Vowing Nonviolence: What Does It Mean?

Vowing Nonviolence: What Does It Mean? May 18, 2014

This weekend, I stood with my local Pax Christi chapter, as well as a sizeable number of parishioners at the church where we meet, to take Pax Christi USA’s Vow of Nonviolence.  The text of the vow is available through the above link, but I will also reproduce it in full here.

Recognizing the violence in my own heart, yet trusting in the goodness and mercy of God, I vow for one year to practice the nonviolence of Jesus who taught us in the Sermon on the Mount:

“Blessed are the peacemakers, for they shall be called the sons and daughters of God…You have learned how it was said, ‘You must love your neighbor and hate your enemy’; but I say to you, Love your enemies, and pray for those who persecute you. In this way, you will be daughters and sons of your Creator in heaven.”

Before God the Creator and the Sanctifying Spirit, I vow to carry out in my life the love and example of Jesus

  • by striving for peace within myself and seeking to be a peacemaker in my daily life;
  • by accepting suffering rather than inflicting it;
  • by refusing to retaliate in the face of provocation and violence;
  • by persevering in nonviolence of tongue and heart;
  • by living conscientiously and simply so that I do not deprive others of the means to live;
  • by actively resisting evil and working nonviolently to abolish war and the causes of war from my own heart and from the face of the earth.

God, I trust in Your sustaining love and believe that just as You gave me the grace and desire to offer this, so You will also bestow abundant grace to fulfill it.

I might have worded this slightly differently if I had written it or maybe if I had said it individually: in a Trinitarian formula I generally prefer using “Father”, which strikes me as more personal than “Creator” and somehow also more robust (maybe because of its consistent place in the tradition of such formulae, not to mention scripture); I also would have preferred the word “violence” be substituted for “war” because it encompasses much more, not least the subtler workings of violence in “my own heart”.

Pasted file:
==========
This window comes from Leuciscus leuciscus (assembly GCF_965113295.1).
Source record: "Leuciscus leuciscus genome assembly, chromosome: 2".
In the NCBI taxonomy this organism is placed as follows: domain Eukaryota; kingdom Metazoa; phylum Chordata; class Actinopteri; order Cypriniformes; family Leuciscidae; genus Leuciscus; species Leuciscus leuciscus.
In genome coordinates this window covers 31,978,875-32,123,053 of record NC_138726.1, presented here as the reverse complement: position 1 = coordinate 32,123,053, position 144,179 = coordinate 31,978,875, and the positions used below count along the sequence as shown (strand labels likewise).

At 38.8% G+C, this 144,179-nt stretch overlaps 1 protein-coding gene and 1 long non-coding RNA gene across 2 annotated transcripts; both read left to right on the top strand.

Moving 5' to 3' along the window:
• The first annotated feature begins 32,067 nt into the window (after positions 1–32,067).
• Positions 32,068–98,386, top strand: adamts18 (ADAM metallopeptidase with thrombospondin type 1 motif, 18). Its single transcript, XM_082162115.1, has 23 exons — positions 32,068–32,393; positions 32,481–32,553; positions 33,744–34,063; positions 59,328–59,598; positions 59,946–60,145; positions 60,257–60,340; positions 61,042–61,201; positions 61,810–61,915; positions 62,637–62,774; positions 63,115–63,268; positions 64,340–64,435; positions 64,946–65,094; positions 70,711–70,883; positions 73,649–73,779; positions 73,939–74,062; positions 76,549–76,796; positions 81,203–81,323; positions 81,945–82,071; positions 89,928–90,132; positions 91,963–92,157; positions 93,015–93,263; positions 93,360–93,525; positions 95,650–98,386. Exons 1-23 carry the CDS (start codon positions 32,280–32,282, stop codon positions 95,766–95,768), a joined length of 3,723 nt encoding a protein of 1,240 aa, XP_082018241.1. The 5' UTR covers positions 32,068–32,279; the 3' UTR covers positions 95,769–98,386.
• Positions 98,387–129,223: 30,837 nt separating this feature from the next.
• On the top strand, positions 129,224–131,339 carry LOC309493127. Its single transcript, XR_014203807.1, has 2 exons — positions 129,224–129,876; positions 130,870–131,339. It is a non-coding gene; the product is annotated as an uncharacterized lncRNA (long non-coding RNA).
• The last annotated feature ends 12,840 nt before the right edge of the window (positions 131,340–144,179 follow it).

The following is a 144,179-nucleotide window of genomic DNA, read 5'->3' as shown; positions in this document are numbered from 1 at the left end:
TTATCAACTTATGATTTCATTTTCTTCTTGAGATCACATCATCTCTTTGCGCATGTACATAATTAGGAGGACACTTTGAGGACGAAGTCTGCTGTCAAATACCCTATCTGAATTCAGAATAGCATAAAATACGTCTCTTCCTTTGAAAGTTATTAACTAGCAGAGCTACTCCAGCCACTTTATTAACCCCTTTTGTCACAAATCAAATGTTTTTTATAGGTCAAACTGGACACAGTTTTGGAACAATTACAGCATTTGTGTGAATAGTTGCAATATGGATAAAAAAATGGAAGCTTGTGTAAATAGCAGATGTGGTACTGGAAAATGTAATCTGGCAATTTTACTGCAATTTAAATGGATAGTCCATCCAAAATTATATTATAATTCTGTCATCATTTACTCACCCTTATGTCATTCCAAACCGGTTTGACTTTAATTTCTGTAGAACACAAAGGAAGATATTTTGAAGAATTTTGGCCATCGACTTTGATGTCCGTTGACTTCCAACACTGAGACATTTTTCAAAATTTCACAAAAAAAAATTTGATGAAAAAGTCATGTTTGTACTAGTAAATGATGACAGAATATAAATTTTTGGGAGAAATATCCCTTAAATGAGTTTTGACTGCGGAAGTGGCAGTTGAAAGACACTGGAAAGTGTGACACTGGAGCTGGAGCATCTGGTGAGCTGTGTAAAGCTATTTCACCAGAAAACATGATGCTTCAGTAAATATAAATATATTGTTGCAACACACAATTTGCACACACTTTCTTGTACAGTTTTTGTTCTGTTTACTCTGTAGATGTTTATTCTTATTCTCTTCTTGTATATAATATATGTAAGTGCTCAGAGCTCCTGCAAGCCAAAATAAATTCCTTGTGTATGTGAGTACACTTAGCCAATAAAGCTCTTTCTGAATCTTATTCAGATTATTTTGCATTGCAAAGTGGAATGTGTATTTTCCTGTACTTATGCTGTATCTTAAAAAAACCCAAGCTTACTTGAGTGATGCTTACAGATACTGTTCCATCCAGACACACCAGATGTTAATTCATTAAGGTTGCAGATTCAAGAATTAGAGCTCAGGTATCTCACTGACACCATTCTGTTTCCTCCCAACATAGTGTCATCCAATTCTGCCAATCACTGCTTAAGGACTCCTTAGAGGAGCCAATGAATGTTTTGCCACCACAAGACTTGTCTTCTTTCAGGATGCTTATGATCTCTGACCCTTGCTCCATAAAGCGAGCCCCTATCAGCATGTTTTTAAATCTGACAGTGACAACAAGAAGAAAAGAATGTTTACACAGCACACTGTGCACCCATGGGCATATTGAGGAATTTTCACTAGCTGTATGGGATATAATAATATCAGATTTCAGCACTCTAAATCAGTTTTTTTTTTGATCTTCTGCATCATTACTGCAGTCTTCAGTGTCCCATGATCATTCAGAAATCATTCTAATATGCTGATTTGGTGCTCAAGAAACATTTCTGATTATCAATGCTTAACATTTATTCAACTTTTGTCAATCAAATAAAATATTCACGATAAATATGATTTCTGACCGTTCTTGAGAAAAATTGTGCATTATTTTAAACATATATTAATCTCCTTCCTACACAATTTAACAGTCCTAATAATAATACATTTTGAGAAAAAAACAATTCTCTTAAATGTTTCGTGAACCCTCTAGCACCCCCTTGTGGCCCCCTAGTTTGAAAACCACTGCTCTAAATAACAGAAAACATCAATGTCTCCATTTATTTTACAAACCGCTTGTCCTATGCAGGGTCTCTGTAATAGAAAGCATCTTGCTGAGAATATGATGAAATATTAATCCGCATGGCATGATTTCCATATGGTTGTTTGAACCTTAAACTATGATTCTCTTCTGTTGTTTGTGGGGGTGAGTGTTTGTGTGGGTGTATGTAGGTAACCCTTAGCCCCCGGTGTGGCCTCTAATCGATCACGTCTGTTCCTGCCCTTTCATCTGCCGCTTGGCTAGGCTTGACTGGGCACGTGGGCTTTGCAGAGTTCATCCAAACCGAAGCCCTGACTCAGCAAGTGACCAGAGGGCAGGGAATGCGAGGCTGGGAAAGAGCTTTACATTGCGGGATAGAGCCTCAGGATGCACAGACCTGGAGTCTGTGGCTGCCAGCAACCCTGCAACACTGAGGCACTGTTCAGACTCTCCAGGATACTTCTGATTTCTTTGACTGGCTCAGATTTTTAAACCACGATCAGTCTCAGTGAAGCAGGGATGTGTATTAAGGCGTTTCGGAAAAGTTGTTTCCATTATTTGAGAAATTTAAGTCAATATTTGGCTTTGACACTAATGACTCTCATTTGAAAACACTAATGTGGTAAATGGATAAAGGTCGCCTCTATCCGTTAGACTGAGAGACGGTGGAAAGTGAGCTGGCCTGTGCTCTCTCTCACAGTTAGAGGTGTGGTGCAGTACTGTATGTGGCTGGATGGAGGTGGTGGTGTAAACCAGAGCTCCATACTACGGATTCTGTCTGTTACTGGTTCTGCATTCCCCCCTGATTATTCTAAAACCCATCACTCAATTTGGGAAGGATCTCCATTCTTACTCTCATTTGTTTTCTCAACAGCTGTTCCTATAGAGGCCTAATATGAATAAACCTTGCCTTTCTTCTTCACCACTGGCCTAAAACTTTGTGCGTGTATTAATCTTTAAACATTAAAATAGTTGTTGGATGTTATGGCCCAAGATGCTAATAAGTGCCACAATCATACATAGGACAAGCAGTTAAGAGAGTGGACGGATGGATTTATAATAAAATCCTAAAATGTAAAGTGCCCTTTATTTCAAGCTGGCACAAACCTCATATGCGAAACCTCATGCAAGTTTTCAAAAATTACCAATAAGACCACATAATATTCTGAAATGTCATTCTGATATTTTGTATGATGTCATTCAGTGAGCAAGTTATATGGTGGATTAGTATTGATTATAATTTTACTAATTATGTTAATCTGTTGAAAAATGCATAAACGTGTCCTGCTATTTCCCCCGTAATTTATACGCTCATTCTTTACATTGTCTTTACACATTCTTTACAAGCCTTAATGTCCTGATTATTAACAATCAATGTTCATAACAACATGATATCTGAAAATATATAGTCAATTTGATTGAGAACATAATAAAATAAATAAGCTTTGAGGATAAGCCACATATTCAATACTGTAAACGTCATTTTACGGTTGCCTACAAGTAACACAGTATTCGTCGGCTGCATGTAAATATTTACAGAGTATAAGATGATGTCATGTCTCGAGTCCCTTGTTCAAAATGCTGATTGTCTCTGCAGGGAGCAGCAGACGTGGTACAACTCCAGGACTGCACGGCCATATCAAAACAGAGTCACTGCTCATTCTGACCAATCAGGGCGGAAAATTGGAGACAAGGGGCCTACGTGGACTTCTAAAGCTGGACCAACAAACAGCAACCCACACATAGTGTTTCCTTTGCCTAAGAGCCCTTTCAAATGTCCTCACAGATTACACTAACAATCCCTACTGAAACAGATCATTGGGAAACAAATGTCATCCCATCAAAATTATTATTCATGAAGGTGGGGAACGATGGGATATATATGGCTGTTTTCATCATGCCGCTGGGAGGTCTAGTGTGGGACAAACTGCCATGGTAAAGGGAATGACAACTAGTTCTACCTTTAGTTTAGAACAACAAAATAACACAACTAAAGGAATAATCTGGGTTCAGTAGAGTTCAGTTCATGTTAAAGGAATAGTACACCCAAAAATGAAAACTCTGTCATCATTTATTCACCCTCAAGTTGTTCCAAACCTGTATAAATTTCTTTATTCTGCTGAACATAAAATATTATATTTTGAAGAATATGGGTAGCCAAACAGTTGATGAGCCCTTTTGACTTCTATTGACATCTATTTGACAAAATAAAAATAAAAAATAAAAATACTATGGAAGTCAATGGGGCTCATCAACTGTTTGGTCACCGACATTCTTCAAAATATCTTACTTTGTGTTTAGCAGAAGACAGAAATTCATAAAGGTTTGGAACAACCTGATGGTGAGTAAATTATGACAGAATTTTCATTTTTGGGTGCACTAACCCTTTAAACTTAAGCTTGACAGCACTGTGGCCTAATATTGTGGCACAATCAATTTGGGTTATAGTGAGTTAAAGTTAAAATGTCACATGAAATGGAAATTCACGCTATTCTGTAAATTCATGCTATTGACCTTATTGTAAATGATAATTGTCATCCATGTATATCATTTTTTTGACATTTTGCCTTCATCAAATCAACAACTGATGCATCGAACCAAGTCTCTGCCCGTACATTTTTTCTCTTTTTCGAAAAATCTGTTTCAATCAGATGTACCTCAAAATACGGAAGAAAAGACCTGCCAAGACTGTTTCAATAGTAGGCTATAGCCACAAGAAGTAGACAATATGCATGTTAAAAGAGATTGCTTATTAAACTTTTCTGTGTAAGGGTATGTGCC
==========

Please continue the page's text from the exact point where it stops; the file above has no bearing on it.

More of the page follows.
But these are just quibbles over words, and all I actually had to say was “I will” to each point anyway.  My one real qualm, which had me considering not taking the vow, was the nagging question of whether it would actually result in my doing anything differently.  This is not because I think I’m already fulfilling everything this vow promises – far from it.  It’s because I already know that I believe wholeheartedly in the content of these promises but have long struggled to fulfill them in practice.

To be perfectly honest, I’m not sure if I’m ready to commit to the same level of self-sacrifice to which my erstwhile colleague Mark Gordon once declared his intention in starkly concrete terms, nor have I even worked out exactly what that would entail in my own life.  Yet even the vow I took, which looks vague and perhaps a bit anemic by comparison, is quickly being tested – starting at Mass itself, as my relentlessly critical mind tried to convince me that my musical and architectural preferences were worthy distractions from being fed by my Lord so that I may seek to follow him.  It may well be tested again when next I meet with a handful of others who took the same vow along with me.  And of course, in addition to such flesh-and-blood encounters, I expect my renewed commitment will also be tested in these comboxes.  I don’t doubt that my interlocutors here will not hesitate to hold me accountable, and I hope that they will do so in charity and truth and that I will respond likewise.

Perhaps this vow we made was nothing more or less than a reminder of the same promises we entered into at baptism and reaffirmed at confirmation, and have reencountered in every meeting of Christ in the Eucharist, and recommitted to whenever we seek reconciliation by confessing our sins, and which some of us may pledge ourselves to in a particular vocation of marriage or ordination, and with which we all hope to be anointed when in danger or in need of healing.

Perhaps it is the same vow we make every time we pray, “Our Father, who art in heaven, hallowed be thy name.  Thy kingdom come; thy will be done on earth as it is in heaven.  Give us this day our daily bread, and forgive us our trespasses as we forgive those who trespass against us.  And lead us not into temptation, but deliver us from evil.”

That, at least, is what I hope it means.


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